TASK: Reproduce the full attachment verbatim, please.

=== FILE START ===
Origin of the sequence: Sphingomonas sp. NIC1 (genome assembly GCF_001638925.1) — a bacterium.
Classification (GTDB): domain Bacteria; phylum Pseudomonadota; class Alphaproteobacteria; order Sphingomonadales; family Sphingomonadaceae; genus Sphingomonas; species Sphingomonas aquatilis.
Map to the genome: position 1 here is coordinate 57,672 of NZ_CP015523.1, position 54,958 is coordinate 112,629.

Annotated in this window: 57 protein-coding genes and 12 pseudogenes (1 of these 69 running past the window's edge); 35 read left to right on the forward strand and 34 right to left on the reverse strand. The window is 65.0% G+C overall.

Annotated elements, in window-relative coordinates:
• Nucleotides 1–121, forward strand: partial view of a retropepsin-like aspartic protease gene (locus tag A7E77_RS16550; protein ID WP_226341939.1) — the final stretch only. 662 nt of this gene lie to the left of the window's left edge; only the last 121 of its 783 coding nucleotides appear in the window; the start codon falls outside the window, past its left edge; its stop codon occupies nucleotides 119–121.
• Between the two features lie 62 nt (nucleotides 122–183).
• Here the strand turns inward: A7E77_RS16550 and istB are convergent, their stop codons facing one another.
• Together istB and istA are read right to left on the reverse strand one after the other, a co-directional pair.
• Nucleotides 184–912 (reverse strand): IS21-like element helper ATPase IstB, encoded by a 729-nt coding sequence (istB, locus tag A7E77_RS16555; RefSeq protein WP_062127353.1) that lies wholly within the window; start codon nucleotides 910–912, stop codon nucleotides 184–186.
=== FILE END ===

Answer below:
Origin of the sequence: Sphingomonas sp. NIC1 (genome assembly GCF_001638925.1) — a bacterium.
Classification (GTDB): domain Bacteria; phylum Pseudomonadota; class Alphaproteobacteria; order Sphingomonadales; family Sphingomonadaceae; genus Sphingomonas; species Sphingomonas aquatilis.
Map to the genome: position 1 here is coordinate 57,672 of NZ_CP015523.1, position 54,958 is coordinate 112,629.

Annotated in this window: 57 protein-coding genes and 12 pseudogenes (1 of these 69 running past the window's edge); 35 read left to right on the forward strand and 34 right to left on the reverse strand. The window is 65.0% G+C overall.

Annotated elements, in window-relative coordinates:
• Nucleotides 1–121, forward strand: partial view of a retropepsin-like aspartic protease gene (locus tag A7E77_RS16550; protein ID WP_226341939.1) — the final stretch only. 662 nt of this gene lie to the left of the window's left edge; only the last 121 of its 783 coding nucleotides appear in the window; the start codon falls outside the window, past its left edge; its stop codon occupies nucleotides 119–121.
• Between the two features lie 62 nt (nucleotides 122–183).
• Here the strand turns inward: A7E77_RS16550 and istB are convergent, their stop codons facing one another.
• Together istB and istA are read right to left on the reverse strand one after the other, a co-directional pair.
• Nucleotides 184–912 (reverse strand): IS21-like element helper ATPase IstB, encoded by a 729-nt coding sequence (istB, locus tag A7E77_RS16555; RefSeq protein WP_062127353.1) that lies wholly within the window; start codon nucleotides 910–912, stop codon nucleotides 184–186.